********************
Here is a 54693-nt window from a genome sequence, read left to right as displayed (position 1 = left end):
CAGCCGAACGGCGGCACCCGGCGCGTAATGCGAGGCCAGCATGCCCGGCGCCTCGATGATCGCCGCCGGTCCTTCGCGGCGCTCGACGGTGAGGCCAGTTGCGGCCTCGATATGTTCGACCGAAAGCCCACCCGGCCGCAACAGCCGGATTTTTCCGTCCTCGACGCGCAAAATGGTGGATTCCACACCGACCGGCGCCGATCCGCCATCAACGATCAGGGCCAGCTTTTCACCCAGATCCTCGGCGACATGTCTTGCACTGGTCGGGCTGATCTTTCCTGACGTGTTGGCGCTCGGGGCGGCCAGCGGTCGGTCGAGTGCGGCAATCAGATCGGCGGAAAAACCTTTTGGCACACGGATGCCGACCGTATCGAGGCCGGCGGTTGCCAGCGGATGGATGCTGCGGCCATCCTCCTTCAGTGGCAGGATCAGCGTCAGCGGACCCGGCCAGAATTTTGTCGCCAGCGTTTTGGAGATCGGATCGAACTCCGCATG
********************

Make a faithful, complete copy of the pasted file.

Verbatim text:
Here is a 54693-nt window from a genome sequence, read left to right as displayed (position 1 = left end):
CAGCCGAACGGCGGCACCCGGCGCGTAATGCGAGGCCAGCATGCCCGGCGCCTCGATGATCGCCGCCGGTCCTTCGCGGCGCTCGACGGTGAGGCCAGTTGCGGCCTCGATATGTTCGACCGAAAGCCCACCCGGCCGCAACAGCCGGATTTTTCCGTCCTCGACGCGCAAAATGGTGGATTCCACACCGACCGGCGCCGATCCGCCATCAACGATCAGGGCCAGCTTTTCACCCAGATCCTCGGCGACATGTCTTGCACTGGTCGGGCTGATCTTTCCTGACGTGTTGGCGCTCGGGGCGGCCAGCGGTCGGTCGAGTGCGGCAATCAGATCGGCGGAAAAACCTTTTGGCACACGGATGCCGACCGTATCGAGGCCGGCGGTTGCCAGCGGATGGATGCTGCGGCCATCCTCCTTCAGTGGCAGGATCAGCGTCAGCGGACCCGGCCAGAATTTTGTCGCCAGCGTTTTGGAGATCGGATCGAACTCCGCATG